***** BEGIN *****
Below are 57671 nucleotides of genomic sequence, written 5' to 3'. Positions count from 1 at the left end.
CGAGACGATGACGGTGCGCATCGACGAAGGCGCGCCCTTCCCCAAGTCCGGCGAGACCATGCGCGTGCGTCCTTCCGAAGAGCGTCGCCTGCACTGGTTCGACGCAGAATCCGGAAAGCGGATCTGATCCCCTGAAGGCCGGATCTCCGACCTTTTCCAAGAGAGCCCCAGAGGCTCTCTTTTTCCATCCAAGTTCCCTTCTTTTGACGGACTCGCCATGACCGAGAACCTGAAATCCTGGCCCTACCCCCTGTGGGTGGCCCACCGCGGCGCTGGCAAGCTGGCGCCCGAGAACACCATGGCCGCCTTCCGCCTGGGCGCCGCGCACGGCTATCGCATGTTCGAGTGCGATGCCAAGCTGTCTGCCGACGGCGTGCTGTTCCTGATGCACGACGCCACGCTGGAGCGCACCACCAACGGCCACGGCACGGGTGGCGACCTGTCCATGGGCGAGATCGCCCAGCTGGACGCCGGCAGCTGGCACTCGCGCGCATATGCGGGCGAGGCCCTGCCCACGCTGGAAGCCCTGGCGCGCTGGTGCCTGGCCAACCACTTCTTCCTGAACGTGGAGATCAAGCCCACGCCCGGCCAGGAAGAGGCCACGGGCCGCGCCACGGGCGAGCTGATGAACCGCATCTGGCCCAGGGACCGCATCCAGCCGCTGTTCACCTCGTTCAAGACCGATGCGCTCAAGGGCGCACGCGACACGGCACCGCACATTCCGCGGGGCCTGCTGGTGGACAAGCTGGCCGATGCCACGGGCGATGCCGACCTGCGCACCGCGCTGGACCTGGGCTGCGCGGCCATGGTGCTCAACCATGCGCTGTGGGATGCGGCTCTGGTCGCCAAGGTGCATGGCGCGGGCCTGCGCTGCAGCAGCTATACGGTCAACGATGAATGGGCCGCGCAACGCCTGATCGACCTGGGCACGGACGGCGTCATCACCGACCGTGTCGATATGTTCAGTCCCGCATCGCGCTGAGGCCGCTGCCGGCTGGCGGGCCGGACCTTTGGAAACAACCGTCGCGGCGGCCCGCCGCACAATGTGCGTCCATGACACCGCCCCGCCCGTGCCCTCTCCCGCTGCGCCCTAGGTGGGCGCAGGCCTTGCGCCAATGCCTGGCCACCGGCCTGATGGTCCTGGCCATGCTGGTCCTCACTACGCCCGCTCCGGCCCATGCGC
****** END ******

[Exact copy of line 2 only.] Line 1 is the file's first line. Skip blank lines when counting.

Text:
CGAGACGATGACGGTGCGCATCGACGAAGGCGCGCCCTTCCCCAAGTCCGGCGAGACCATGCGCGTGCGTCCTTCCGAAGAGCGTCGCCTGCACTGGTTCGACGCAGAATCCGGAAAGCGGATCTGATCCCCTGAAGGCCGGATCTCCGACCTTTTCCAAGAGAGCCCCAGAGGCTCTCTTTTTCCATCCAAGTTCCCTTCTTTTGACGGACTCGCCATGACCGAGAACCTGAAATCCTGGCCCTACCCCCTGTGGGTGGCCCACCGCGGCGCTGGCAAGCTGGCGCCCGAGAACACCATGGCCGCCTTCCGCCTGGGCGCCGCGCACGGCTATCGCATGTTCGAGTGCGATGCCAAGCTGTCTGCCGACGGCGTGCTGTTCCTGATGCACGACGCCACGCTGGAGCGCACCACCAACGGCCACGGCACGGGTGGCGACCTGTCCATGGGCGAGATCGCCCAGCTGGACGCCGGCAGCTGGCACTCGCGCGCATATGCGGGCGAGGCCCTGCCCACGCTGGAAGCCCTGGCGCGCTGGTGCCTGGCCAACCACTTCTTCCTGAACGTGGAGATCAAGCCCACGCCCGGCCAGGAAGAGGCCACGGGCCGCGCCACGGGCGAGCTGATGAACCGCATCTGGCCCAGGGACCGCATCCAGCCGCTGTTCACCTCGTTCAAGACCGATGCGCTCAAGGGCGCACGCGACACGGCACCGCACATTCCGCGGGGCCTGCTGGTGGACAAGCTGGCCGATGCCACGGGCGATGCCGACCTGCGCACCGCGCTGGACCTGGGCTGCGCGGCCATGGTGCTCAACCATGCGCTGTGGGATGCGGCTCTGGTCGCCAAGGTGCATGGCGCGGGCCTGCGCTGCAGCAGCTATACGGTCAACGATGAATGGGCCGCGCAACGCCTGATCGACCTGGGCACGGACGGCGTCATCACCGACCGTGTCGATATGTTCAGTCCCGCATCGCGCTGAGGCCGCTGCCGGCTGGCGGGCCGGACCTTTGGAAACAACCGTCGCGGCGGCCCGCCGCACAATGTGCGTCCATGACACCGCCCCGCCCGTGCCCTCTCCCGCTGCGCCCTAGGTGGGCGCAGGCCTTGCGCCAATGCCTGGCCACCGGCCTGATGGTCCTGGCCATGCTGGTCCTCACTACGCCCGCTCCGGCCCATGCGC